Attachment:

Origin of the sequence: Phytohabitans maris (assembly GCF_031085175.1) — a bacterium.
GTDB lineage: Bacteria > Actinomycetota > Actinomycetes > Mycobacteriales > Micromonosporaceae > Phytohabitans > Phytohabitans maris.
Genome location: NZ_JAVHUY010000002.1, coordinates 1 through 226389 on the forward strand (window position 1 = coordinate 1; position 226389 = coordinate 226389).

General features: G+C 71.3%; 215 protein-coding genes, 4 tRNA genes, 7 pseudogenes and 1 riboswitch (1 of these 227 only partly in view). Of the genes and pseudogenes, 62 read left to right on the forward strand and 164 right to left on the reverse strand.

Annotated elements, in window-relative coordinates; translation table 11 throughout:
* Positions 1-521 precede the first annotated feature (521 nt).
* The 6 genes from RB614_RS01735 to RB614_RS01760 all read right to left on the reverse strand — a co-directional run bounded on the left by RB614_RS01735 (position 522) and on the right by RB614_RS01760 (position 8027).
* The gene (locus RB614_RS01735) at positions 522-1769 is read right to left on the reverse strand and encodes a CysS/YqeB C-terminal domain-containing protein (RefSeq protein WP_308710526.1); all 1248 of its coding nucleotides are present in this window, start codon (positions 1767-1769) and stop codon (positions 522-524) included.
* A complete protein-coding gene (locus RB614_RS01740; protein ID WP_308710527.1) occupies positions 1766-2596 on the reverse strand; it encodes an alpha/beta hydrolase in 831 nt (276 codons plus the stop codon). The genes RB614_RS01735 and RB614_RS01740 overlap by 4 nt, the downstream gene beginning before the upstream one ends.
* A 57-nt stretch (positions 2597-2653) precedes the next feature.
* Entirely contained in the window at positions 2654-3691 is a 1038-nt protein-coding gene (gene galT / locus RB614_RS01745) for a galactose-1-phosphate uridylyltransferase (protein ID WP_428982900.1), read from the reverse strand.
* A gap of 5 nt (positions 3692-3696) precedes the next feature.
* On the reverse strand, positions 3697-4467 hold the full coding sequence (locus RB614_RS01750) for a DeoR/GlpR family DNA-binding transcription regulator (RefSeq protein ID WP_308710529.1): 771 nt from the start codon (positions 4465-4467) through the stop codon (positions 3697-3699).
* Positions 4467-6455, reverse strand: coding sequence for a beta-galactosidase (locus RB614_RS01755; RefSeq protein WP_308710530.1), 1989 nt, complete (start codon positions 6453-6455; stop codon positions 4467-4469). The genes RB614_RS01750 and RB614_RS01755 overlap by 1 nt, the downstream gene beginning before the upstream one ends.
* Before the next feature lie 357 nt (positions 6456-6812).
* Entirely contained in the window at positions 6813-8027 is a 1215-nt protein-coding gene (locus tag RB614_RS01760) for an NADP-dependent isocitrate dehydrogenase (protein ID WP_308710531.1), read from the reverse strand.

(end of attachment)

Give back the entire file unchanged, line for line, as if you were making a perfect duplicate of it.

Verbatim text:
Origin of the sequence: Phytohabitans maris (assembly GCF_031085175.1) — a bacterium.
GTDB lineage: Bacteria > Actinomycetota > Actinomycetes > Mycobacteriales > Micromonosporaceae > Phytohabitans > Phytohabitans maris.
Genome location: NZ_JAVHUY010000002.1, coordinates 1 through 226389 on the forward strand (window position 1 = coordinate 1; position 226389 = coordinate 226389).

General features: G+C 71.3%; 215 protein-coding genes, 4 tRNA genes, 7 pseudogenes and 1 riboswitch (1 of these 227 only partly in view). Of the genes and pseudogenes, 62 read left to right on the forward strand and 164 right to left on the reverse strand.

Annotated elements, in window-relative coordinates; translation table 11 throughout:
* Positions 1-521 precede the first annotated feature (521 nt).
* The 6 genes from RB614_RS01735 to RB614_RS01760 all read right to left on the reverse strand — a co-directional run bounded on the left by RB614_RS01735 (position 522) and on the right by RB614_RS01760 (position 8027).
* The gene (locus RB614_RS01735) at positions 522-1769 is read right to left on the reverse strand and encodes a CysS/YqeB C-terminal domain-containing protein (RefSeq protein WP_308710526.1); all 1248 of its coding nucleotides are present in this window, start codon (positions 1767-1769) and stop codon (positions 522-524) included.
* A complete protein-coding gene (locus RB614_RS01740; protein ID WP_308710527.1) occupies positions 1766-2596 on the reverse strand; it encodes an alpha/beta hydrolase in 831 nt (276 codons plus the stop codon). The genes RB614_RS01735 and RB614_RS01740 overlap by 4 nt, the downstream gene beginning before the upstream one ends.
* A 57-nt stretch (positions 2597-2653) precedes the next feature.
* Entirely contained in the window at positions 2654-3691 is a 1038-nt protein-coding gene (gene galT / locus RB614_RS01745) for a galactose-1-phosphate uridylyltransferase (protein ID WP_428982900.1), read from the reverse strand.
* A gap of 5 nt (positions 3692-3696) precedes the next feature.
* On the reverse strand, positions 3697-4467 hold the full coding sequence (locus RB614_RS01750) for a DeoR/GlpR family DNA-binding transcription regulator (RefSeq protein ID WP_308710529.1): 771 nt from the start codon (positions 4465-4467) through the stop codon (positions 3697-3699).
* Positions 4467-6455, reverse strand: coding sequence for a beta-galactosidase (locus RB614_RS01755; RefSeq protein WP_308710530.1), 1989 nt, complete (start codon positions 6453-6455; stop codon positions 4467-4469). The genes RB614_RS01750 and RB614_RS01755 overlap by 1 nt, the downstream gene beginning before the upstream one ends.
* Before the next feature lie 357 nt (positions 6456-6812).
* Entirely contained in the window at positions 6813-8027 is a 1215-nt protein-coding gene (locus tag RB614_RS01760) for an NADP-dependent isocitrate dehydrogenase (protein ID WP_308710531.1), read from the reverse strand.